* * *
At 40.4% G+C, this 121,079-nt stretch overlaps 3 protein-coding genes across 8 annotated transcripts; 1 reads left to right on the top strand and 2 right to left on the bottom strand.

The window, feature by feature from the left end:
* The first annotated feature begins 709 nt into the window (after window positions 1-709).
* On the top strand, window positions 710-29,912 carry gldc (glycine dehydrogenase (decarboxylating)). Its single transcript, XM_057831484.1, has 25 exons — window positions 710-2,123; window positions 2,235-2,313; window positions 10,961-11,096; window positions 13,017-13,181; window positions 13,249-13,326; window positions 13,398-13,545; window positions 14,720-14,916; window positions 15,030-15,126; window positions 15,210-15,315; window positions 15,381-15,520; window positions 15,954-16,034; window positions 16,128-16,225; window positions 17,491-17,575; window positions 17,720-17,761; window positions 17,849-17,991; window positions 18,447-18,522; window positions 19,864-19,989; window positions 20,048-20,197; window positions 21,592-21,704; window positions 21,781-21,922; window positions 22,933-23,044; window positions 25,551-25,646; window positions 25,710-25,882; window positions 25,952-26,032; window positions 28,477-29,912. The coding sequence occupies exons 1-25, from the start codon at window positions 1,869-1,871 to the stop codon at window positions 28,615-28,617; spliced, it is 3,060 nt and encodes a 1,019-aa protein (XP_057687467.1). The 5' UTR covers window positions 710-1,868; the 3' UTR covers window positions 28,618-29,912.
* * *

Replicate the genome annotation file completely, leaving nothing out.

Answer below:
At 40.4% G+C, this 121,079-nt stretch overlaps 3 protein-coding genes across 8 annotated transcripts; 1 reads left to right on the top strand and 2 right to left on the bottom strand.

The window, feature by feature from the left end:
* The first annotated feature begins 709 nt into the window (after window positions 1-709).
* On the top strand, window positions 710-29,912 carry gldc (glycine dehydrogenase (decarboxylating)). Its single transcript, XM_057831484.1, has 25 exons — window positions 710-2,123; window positions 2,235-2,313; window positions 10,961-11,096; window positions 13,017-13,181; window positions 13,249-13,326; window positions 13,398-13,545; window positions 14,720-14,916; window positions 15,030-15,126; window positions 15,210-15,315; window positions 15,381-15,520; window positions 15,954-16,034; window positions 16,128-16,225; window positions 17,491-17,575; window positions 17,720-17,761; window positions 17,849-17,991; window positions 18,447-18,522; window positions 19,864-19,989; window positions 20,048-20,197; window positions 21,592-21,704; window positions 21,781-21,922; window positions 22,933-23,044; window positions 25,551-25,646; window positions 25,710-25,882; window positions 25,952-26,032; window positions 28,477-29,912. The coding sequence occupies exons 1-25, from the start codon at window positions 1,869-1,871 to the stop codon at window positions 28,615-28,617; spliced, it is 3,060 nt and encodes a 1,019-aa protein (XP_057687467.1). The 5' UTR covers window positions 710-1,868; the 3' UTR covers window positions 28,618-29,912.